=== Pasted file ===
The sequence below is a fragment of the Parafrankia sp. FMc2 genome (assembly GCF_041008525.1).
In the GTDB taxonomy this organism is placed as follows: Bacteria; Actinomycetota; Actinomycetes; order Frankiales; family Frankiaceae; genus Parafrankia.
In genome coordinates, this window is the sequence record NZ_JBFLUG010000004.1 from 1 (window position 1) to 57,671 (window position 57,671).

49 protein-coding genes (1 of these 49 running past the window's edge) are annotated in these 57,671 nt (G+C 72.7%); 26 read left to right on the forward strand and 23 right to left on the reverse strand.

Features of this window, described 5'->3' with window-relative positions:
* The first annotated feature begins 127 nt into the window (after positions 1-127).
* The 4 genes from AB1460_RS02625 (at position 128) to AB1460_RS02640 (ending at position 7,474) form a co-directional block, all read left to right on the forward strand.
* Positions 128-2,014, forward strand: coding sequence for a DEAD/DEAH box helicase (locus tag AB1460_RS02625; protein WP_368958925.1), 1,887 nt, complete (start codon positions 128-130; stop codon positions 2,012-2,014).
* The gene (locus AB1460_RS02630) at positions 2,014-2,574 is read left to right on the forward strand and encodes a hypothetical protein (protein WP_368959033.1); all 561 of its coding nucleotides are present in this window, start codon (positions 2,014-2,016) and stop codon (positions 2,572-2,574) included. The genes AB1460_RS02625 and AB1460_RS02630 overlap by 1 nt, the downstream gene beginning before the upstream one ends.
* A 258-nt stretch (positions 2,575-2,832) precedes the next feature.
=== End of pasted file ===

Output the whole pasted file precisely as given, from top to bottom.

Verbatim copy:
The sequence below is a fragment of the Parafrankia sp. FMc2 genome (assembly GCF_041008525.1).
In the GTDB taxonomy this organism is placed as follows: Bacteria; Actinomycetota; Actinomycetes; order Frankiales; family Frankiaceae; genus Parafrankia.
In genome coordinates, this window is the sequence record NZ_JBFLUG010000004.1 from 1 (window position 1) to 57,671 (window position 57,671).

49 protein-coding genes (1 of these 49 running past the window's edge) are annotated in these 57,671 nt (G+C 72.7%); 26 read left to right on the forward strand and 23 right to left on the reverse strand.

Features of this window, described 5'->3' with window-relative positions:
* The first annotated feature begins 127 nt into the window (after positions 1-127).
* The 4 genes from AB1460_RS02625 (at position 128) to AB1460_RS02640 (ending at position 7,474) form a co-directional block, all read left to right on the forward strand.
* Positions 128-2,014, forward strand: coding sequence for a DEAD/DEAH box helicase (locus tag AB1460_RS02625; protein WP_368958925.1), 1,887 nt, complete (start codon positions 128-130; stop codon positions 2,012-2,014).
* The gene (locus AB1460_RS02630) at positions 2,014-2,574 is read left to right on the forward strand and encodes a hypothetical protein (protein WP_368959033.1); all 561 of its coding nucleotides are present in this window, start codon (positions 2,014-2,016) and stop codon (positions 2,572-2,574) included. The genes AB1460_RS02625 and AB1460_RS02630 overlap by 1 nt, the downstream gene beginning before the upstream one ends.
* A 258-nt stretch (positions 2,575-2,832) precedes the next feature.